Hitler in Tel Aviv February 18, 2009
I’ve heard about Waterboarding. I’ve read about it. But I never had a visual image in mind of what it entailed.
While surfing Vanity Fair I came across this video. I like Christopher Hitchens – acerbic as he can be. Kudos to him for trying it out. Geeyad. If the video doesn’t come up on this blog page, follow this link. It’s very uncomfortable viewing so I can’t even imagine what the real deal is like.
Difficult Truths February 16, 2009
If you want to know the truth about yourself – say how you look, whether or not you’ve been behaving badly lately, if you are a fair person or if you fall to the heavy or slim side of the scale – ask a grade-schooler.
Because unless they’ve already been taught to bluff, kids are the ones who’ll give you the truth. Straight up. No mal-intent and little to no buffering. They simply call things as they see them.
While traipsing Tel Aviv with my 7-year-old and his classmate during yesterday’s evening hours, the subject of Super Heroes arose. After pulling some moves on each other and making appropriate heroic sounds the boys piped down and my son suddenly turned to me.
You can’t be a Super Hero, he said matter-of-fact-like looking me in the eye.
Why’s that? I countered, feeling flattered to have been pulled into their conversation.
Because your boobies are... he tapered off verbally and instead gesticulated somewhere mid-navel section with both hands.
Wait. What is that supposed to mean? I asked, unsure of whether or not I truly wanted to know.
Well the Girl Super Hero Action figures have boobies here, he explained, reverting back to hand gestures this time at an elevated chest level.
Yeah, his friend chimed in.
They tag teamed me. Beautiful.
And of course, I was faced with the reality of gravity and the fact that despite my son’s misguided belief that his mother is a mere twenty-four years old (who on earth told him that?), she’s not. One day he’ll figure out that the real action figures with perky breasts are the true twenty-four-year-olds. Far be it from me to burst THAT bubble prematurely.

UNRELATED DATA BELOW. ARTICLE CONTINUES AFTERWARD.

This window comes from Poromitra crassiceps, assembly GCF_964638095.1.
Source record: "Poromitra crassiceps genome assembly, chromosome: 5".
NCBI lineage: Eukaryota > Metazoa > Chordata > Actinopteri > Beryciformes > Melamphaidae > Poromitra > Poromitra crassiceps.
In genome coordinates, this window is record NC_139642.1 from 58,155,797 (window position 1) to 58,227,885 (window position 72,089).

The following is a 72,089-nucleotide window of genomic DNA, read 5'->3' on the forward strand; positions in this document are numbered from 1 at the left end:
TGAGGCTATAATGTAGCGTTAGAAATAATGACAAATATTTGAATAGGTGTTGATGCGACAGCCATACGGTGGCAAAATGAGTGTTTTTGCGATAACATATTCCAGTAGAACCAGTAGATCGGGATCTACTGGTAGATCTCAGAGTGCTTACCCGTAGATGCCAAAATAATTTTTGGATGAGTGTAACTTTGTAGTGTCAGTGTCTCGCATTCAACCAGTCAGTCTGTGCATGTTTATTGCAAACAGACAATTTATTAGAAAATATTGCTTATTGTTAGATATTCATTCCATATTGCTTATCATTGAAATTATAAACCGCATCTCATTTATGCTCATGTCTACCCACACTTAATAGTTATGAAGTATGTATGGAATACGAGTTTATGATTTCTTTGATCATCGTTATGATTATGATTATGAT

But my god was it a hilarious moment.
Except for the tag team part.
Oscars Anyone? February 15, 2009
Oscars are a week from today. I haven’t watched the ceremony in yeeeaaaarrrsss but I always follow the results.
This year, however, I’m changing it up by synching my local Israel time to U.S. ceremony time (read: It’s gonna be an over-nighter Sunday) to watch it live. I admit: I’m a sucker for the red carpet, the hoopla, the speeches, the controversy and I particularly love seeing trailers from the contenders.
This year I have selfish interests at heart as well: I want to see if Israel’s nominated entry Waltz with Bashir wins in the Best Foreign Language Film category.
I FINALLY got around to seeing Waltz this weekend. And it far exceeded my expectations. The use of animation was really apt on many levels. Also, because the subject matter it addresses has been so very controversial for so long, the film was quite poignant.
Because Director Ari Folman’s animation is a personal testimony to one of the major events that happened in Israel’s 1982 Lebanon War/Invasion, it is tough to dispute what some have denied vis a vis Israel’s role in that event. I’m being vague, I know. I don’t want to spoil it.
Watch the trailer. French Foreign Film Contender The Class also looks quite good – haven’t seen it yet. I’d say it’s between the two. But Waltz With Bashir’s timing in terms of what we just saw happen in Gaza may give Folman the edge…
The Big Ask: ACT NOW! February 12, 2009
Israel elections are past and a new government is in the making. The Green party I voted for didn’t even make it into the bleeding government. THAT is crazy.
It’s all about the future – for us and our children. If we combust, who cares who’s holding the scepter?
Check out the video. .
Israel Pee Pee Campaign February 6, 2009
If you were wondering how Israel’s election advertising campaigns differ from, say, the U.S. or Europe, take a look at this ad.
It’s for Brit Olam, a co-existence advocating party that warns against “letting them continue to urinate on us .”
Yikes. Disgusting and tasteless.
The Female Factor February 5, 2009
I’m chagrined the past week. For a few reasons I think.
First of all I’ve been traveling to Jerusalem for work for the past few days. And each time I get there, right at the entrance are strategically placed massive election posters canvassing tall buildings. The posters bear images of the three campaigning front runners for the prime minister slot: Benjamin Netanyahu, Ehud Barak and Tzipi Livni.